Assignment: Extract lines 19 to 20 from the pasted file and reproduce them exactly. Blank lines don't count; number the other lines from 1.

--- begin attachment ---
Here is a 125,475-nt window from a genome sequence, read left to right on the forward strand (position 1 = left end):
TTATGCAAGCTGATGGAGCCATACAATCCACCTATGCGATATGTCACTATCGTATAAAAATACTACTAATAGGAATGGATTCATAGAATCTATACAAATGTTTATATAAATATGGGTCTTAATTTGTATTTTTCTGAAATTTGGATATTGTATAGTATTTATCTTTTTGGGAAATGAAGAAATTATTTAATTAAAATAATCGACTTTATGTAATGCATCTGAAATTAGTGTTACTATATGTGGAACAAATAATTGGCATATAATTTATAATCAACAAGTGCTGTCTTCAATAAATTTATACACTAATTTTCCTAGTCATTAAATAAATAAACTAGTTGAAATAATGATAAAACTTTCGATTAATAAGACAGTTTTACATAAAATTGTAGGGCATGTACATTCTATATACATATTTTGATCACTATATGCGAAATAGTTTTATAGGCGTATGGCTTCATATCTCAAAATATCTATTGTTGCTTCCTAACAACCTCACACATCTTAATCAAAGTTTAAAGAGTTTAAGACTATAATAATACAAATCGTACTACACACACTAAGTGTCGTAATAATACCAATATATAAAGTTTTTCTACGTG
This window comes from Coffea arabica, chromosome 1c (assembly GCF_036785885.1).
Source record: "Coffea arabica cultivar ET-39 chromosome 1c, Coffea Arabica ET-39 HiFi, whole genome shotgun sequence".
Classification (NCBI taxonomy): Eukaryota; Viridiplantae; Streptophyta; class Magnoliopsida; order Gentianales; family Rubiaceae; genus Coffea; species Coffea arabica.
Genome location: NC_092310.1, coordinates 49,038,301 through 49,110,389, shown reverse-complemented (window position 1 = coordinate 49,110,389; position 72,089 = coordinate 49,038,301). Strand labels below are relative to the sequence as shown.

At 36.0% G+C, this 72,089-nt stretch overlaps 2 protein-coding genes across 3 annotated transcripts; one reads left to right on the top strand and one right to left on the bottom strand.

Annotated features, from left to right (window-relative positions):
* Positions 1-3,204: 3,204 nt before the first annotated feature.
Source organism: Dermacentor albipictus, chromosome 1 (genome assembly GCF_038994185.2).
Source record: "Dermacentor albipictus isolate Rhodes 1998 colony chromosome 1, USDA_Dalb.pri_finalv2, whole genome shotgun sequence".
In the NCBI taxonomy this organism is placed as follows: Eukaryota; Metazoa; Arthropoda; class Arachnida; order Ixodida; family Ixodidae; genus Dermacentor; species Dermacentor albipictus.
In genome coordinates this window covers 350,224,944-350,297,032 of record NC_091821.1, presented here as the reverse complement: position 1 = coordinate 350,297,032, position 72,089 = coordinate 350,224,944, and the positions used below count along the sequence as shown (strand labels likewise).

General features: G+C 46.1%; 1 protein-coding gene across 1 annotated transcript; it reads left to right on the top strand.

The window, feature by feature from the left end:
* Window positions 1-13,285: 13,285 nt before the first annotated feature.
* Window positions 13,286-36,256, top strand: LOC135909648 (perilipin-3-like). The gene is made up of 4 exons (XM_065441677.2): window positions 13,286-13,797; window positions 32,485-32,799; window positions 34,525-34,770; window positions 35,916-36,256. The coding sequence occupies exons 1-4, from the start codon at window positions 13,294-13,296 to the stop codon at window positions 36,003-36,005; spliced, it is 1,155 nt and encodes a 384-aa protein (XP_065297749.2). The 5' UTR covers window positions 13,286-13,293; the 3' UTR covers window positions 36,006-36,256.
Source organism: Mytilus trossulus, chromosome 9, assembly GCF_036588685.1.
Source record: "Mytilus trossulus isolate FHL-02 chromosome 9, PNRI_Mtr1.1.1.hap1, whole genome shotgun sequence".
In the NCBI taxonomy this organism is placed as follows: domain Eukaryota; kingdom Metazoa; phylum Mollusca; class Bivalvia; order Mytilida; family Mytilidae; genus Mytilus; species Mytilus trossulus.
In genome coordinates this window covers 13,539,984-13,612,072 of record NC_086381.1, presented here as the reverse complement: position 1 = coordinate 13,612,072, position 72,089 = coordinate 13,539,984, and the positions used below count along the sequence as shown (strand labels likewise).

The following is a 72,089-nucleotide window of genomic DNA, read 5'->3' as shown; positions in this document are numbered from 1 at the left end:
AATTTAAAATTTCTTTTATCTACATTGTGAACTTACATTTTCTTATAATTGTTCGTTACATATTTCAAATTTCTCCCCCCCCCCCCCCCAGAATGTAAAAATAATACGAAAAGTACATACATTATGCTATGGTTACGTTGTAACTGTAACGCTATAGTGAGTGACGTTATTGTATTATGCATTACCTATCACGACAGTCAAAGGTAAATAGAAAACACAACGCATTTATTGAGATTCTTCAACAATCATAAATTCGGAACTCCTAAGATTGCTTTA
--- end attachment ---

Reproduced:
Source record: "Mytilus trossulus isolate FHL-02 chromosome 9, PNRI_Mtr1.1.1.hap1, whole genome shotgun sequence".
In the NCBI taxonomy this organism is placed as follows: domain Eukaryota; kingdom Metazoa; phylum Mollusca; class Bivalvia; order Mytilida; family Mytilidae; genus Mytilus; species Mytilus trossulus.